EPA to require oil, gas facilities to monitor, report greenhouse gas emissions

Created: November 09, 2010 12:27 | Last updated: July 31, 2020 00:00

The Environmental Protection Agency finalized rules today that require the oil and natural gas industry to report its greenhouse gas emissions.

While the EPA is not yet limiting emissions from these sectors, the agency said today in a statement that the data reported by the industry will “help identify cost effective ways to minimize the loss of methane.”

Starting Jan. 1, 2011, all oil and natural gas facilities that emit more than 25,000 metric tons of carbon dioxide a year must report those emissions to the EPA.

The industry releases a significant amount of greenhouse gases. Some background on the industry’s emissions, via EPA:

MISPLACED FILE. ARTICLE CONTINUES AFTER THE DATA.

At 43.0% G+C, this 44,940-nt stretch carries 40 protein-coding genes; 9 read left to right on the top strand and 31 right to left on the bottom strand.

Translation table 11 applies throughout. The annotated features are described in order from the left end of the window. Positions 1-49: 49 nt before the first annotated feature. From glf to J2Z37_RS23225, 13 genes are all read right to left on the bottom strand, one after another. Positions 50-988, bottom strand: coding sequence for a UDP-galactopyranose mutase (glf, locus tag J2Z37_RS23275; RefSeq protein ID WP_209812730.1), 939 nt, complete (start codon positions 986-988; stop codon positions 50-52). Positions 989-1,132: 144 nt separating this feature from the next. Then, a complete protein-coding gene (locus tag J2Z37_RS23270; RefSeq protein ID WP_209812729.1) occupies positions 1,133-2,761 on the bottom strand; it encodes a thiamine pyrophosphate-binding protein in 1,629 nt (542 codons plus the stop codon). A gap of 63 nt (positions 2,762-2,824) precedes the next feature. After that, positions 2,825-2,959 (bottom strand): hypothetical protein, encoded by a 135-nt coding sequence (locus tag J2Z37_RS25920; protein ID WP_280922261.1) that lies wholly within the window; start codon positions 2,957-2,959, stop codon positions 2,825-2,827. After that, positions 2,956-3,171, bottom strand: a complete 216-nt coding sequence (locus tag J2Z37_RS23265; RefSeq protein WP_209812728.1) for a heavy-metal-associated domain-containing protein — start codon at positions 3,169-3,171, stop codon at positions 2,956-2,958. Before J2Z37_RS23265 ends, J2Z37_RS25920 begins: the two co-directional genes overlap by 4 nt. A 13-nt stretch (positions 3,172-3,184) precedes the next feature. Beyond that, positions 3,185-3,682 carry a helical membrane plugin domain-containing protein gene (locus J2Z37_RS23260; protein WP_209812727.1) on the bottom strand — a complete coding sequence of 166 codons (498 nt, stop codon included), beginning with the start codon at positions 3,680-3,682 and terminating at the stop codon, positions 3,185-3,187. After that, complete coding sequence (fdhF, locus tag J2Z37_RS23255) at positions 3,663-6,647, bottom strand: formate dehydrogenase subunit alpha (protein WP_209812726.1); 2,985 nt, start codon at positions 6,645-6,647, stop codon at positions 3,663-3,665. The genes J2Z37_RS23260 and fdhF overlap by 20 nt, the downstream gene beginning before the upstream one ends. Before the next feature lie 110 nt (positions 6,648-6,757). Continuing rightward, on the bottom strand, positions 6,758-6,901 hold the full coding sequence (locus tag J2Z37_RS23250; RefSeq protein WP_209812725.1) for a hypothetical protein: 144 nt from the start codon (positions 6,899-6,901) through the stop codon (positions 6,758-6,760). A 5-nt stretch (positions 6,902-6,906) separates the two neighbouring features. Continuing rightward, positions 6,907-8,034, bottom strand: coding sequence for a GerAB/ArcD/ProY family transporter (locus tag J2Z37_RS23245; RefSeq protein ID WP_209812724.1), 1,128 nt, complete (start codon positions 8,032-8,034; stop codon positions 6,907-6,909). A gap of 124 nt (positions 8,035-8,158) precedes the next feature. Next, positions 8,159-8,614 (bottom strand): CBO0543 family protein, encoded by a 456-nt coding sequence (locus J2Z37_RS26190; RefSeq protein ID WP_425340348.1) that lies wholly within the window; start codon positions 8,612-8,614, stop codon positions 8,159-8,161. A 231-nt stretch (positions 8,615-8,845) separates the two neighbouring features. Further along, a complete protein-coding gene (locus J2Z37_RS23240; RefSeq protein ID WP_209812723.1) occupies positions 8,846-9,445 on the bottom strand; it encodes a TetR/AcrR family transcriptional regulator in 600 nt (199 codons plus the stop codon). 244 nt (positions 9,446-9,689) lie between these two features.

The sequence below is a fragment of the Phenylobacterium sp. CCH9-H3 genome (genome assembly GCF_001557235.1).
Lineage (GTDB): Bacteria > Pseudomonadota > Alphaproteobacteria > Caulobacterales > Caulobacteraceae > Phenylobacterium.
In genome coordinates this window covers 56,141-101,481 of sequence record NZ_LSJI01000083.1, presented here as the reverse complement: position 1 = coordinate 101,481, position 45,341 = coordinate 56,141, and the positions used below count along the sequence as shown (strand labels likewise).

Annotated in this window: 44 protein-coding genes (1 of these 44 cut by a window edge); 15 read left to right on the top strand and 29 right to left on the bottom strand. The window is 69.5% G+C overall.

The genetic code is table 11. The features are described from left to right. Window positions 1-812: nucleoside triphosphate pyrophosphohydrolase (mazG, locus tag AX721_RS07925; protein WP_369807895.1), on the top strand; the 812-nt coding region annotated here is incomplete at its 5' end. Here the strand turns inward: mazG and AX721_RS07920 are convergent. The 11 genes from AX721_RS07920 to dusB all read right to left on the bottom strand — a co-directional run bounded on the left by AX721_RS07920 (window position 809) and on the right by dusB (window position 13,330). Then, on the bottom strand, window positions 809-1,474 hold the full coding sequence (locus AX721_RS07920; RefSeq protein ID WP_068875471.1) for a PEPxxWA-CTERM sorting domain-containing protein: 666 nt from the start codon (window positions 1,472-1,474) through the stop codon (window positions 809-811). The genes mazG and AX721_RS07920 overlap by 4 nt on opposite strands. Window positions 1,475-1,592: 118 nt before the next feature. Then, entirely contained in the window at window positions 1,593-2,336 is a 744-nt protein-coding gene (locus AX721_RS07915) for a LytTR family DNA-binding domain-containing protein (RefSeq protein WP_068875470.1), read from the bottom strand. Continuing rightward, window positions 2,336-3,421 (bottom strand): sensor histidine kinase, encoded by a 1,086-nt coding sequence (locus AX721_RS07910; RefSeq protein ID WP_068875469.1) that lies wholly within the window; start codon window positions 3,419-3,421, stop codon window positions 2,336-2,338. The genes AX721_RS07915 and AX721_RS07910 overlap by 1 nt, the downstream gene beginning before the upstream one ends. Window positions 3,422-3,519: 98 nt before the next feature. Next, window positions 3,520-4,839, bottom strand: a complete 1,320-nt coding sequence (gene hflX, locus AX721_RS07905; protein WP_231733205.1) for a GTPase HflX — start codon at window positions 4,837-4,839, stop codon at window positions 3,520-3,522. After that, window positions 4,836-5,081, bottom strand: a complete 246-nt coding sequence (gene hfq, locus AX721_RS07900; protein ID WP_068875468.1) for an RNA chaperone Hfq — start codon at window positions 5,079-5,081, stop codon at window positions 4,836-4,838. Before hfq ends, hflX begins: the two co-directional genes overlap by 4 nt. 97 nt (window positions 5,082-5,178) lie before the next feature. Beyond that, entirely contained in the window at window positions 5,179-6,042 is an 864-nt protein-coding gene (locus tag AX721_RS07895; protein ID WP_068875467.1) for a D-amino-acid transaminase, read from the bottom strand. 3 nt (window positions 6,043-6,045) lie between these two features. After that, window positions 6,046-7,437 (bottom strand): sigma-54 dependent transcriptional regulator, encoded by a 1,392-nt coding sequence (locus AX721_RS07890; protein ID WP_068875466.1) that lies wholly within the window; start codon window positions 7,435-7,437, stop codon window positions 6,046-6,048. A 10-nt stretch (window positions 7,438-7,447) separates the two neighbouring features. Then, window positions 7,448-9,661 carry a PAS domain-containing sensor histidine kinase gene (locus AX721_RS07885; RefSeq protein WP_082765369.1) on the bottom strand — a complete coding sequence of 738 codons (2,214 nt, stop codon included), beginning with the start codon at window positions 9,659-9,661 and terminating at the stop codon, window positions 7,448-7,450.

The petroleum and natural gas industries emit methane, carbon dioxide and other greenhouse gases, and are one of the largest human related sources of methane in the United States.  Annual methane emissions from intentional venting and equipment leaks from these industries are comparable to annual emissions from more than 40 million passenger cars.

The rule impacts a number of segments of the oil and gas industry, including offshore and onshore oil and gas production, natural gas storage and oil and gas pipelines. According to the EPA, it will cost the industry an estimated $62 million in the first year to comply with the rule and an additional $19 million for every year after that. That breaks down to about $16,000 per facility for the first year and $7,000 for the following years.